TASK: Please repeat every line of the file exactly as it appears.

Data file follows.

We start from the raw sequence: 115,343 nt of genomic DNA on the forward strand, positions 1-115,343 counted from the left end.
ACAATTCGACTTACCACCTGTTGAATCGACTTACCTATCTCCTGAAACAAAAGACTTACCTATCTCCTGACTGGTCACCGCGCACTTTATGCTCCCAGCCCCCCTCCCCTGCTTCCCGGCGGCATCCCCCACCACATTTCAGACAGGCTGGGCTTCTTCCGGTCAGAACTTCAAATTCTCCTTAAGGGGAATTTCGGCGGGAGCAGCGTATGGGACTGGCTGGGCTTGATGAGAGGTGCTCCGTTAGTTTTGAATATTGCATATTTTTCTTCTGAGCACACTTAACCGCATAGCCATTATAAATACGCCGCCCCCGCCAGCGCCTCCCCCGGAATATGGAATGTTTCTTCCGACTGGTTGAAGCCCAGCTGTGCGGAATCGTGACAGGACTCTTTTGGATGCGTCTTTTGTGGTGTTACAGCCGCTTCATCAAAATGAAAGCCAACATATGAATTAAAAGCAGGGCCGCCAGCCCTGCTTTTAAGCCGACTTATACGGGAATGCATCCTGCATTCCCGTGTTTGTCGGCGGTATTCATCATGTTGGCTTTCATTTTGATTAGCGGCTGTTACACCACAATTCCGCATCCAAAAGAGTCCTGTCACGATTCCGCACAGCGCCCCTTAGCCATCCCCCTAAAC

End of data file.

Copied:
We start from the raw sequence: 115,343 nt of genomic DNA on the forward strand, positions 1-115,343 counted from the left end.
ACAATTCGACTTACCACCTGTTGAATCGACTTACCTATCTCCTGAAACAAAAGACTTACCTATCTCCTGACTGGTCACCGCGCACTTTATGCTCCCAGCCCCCCTCCCCTGCTTCCCGGCGGCATCCCCCACCACATTTCAGACAGGCTGGGCTTCTTCCGGTCAGAACTTCAAATTCTCCTTAAGGGGAATTTCGGCGGGAGCAGCGTATGGGACTGGCTGGGCTTGATGAGAGGTGCTCCGTTAGTTTTGAATATTGCATATTTTTCTTCTGAGCACACTTAACCGCATAGCCATTATAAATACGCCGCCCCCGCCAGCGCCTCCCCCGGAATATGGAATGTTTCTTCCGACTGGTTGAAGCCCAGCTGTGCGGAATCGTGACAGGACTCTTTTGGATGCGTCTTTTGTGGTGTTACAGCCGCTTCATCAAAATGAAAGCCAACATATGAATTAAAAGCAGGGCCGCCAGCCCTGCTTTTAAGCCGACTTATACGGGAATGCATCCTGCATTCCCGTGTTTGTCGGCGGTATTCATCATGTTGGCTTTCATTTTGATTAGCGGCTGTTACACCACAATTCCGCATCCAAAAGAGTCCTGTCACGATTCCGCACAGCGCCCCTTAGCCATCCCCCTAAAC